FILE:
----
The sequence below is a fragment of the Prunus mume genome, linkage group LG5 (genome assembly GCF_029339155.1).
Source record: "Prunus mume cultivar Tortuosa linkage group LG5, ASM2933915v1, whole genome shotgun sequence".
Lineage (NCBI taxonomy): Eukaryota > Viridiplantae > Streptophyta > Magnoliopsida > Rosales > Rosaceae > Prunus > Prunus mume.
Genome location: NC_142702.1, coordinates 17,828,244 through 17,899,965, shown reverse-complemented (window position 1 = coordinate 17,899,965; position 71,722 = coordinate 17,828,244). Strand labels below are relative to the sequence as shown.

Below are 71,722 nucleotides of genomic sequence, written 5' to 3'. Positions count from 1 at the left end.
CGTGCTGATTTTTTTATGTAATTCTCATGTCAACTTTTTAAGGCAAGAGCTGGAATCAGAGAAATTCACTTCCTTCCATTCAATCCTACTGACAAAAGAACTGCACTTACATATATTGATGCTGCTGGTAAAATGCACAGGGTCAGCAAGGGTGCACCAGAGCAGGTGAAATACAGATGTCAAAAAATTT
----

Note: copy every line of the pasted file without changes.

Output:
The sequence below is a fragment of the Prunus mume genome, linkage group LG5 (genome assembly GCF_029339155.1).
Source record: "Prunus mume cultivar Tortuosa linkage group LG5, ASM2933915v1, whole genome shotgun sequence".
Lineage (NCBI taxonomy): Eukaryota > Viridiplantae > Streptophyta > Magnoliopsida > Rosales > Rosaceae > Prunus > Prunus mume.
Genome location: NC_142702.1, coordinates 17,828,244 through 17,899,965, shown reverse-complemented (window position 1 = coordinate 17,899,965; position 71,722 = coordinate 17,828,244). Strand labels below are relative to the sequence as shown.

Below are 71,722 nucleotides of genomic sequence, written 5' to 3'. Positions count from 1 at the left end.
CGTGCTGATTTTTTTATGTAATTCTCATGTCAACTTTTTAAGGCAAGAGCTGGAATCAGAGAAATTCACTTCCTTCCATTCAATCCTACTGACAAAAGAACTGCACTTACATATATTGATGCTGCTGGTAAAATGCACAGGGTCAGCAAGGGTGCACCAGAGCAGGTGAAATACAGATGTCAAAAAATTT